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NFR Wizards Archive: Re: Sliding/Shifting/Morphing firewalls

Re: Sliding/Shifting/Morphing firewalls

Stephen P. Berry (spbmeshuga.incyte.com)
Thu, 11 Feb 1999 18:20:16 -0800


>One application would be for high-bandwidth site-to-site WAN networking
>across the Internet with a low possibility of D.O.S. vulnerability.

Ds of S. originating from the dreaded Internet, that is. If all the
RAIFset pops are in the same geographic area you're still going to
be pretty vulnerable to the ol' utilities company backhoe D.O.S.

>A RAIDset of Firewalls or RAIFset just might do the trick. RAIF being modeled
>on the technologies of SSHF radio and disk RAIDsets (prior art), and would
>be done over parallel and redundant paths over public, public/private, or
>private links, using IP/IPsec. (I can hear my patent attorney choking
>himself now...). ;)

Presuming the evildoer(s) aren't privy to the constituent addresses of
your RAIFset. Launching a D.O.S. against a half dozen addresses isn't
markedly more difficult than launching a D.O.S. against one. I suppose
you could add the additional abstraction layer of having a RAIBRset
(a RAID set of border routers), each pointing to a different upstream
provider, for every firewall in your RAIFset...but that's just adding
additional -complexity- to the problem of launching a successful D.O.S.,
rather than adding additional -difficulty- (if you understand the

This is of course one of the fundamental problems of using public
channels. No matter how cleverly you manage your little corner of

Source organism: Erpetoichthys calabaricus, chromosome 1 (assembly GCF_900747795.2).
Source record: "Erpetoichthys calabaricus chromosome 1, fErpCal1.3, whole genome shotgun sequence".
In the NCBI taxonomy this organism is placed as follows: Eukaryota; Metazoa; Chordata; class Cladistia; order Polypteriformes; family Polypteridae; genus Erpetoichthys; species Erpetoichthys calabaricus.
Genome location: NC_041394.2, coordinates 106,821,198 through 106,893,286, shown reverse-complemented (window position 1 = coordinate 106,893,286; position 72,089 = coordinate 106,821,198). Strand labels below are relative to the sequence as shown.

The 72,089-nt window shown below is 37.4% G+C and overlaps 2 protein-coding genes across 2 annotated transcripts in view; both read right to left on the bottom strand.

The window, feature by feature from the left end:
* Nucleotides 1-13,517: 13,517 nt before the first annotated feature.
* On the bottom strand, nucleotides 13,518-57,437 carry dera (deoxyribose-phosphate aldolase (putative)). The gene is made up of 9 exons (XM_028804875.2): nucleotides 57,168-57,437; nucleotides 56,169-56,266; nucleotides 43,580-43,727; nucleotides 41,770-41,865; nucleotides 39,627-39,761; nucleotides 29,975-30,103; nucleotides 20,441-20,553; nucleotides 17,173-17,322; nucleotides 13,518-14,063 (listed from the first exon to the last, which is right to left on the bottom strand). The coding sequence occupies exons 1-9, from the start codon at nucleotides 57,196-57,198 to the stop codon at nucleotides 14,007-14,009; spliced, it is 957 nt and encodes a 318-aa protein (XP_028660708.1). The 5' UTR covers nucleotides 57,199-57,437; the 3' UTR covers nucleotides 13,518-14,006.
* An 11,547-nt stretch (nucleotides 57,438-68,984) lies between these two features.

the net, there are always going to be bits upstream that you don't
control. When you're investigating problems, you will invariably
discover that those bits not under your control are in fact adminstered by
groups of uberlusers who possess diagnostic skills roughly on a par
with a troop of mildly concussed tarsiers. If you're relying on
them for high availability bandwidth or, heavens forfend, security,
you're going to get chumped.

>'Course the RAIFset would have to be coded with a daily key for the random
>but predictable pattern of addresses:ports used to create an aggregated

In terms of bandwidth, the best method would probably be to use a
PRNG with a reasonably long period. Set the seed during the
initial setup of the constituent firewalls in the RAIFsets, and
then exchange a new seed at some pre-defined interval (some wee bit
less than your PRNG's period).

You could also pass the next (and perhaps prior) port(-s) and address(-es)
in the header of each packet, although this would pragmatically
mean turning your RAIFset into a defragmenting router unless you had
some mechanism for insuring a fixed latency across any possible data
paths. Retransmits---presumably only neccessary if you lose both
a data packet and a parity packet---would also be a bitch.

- -Steve

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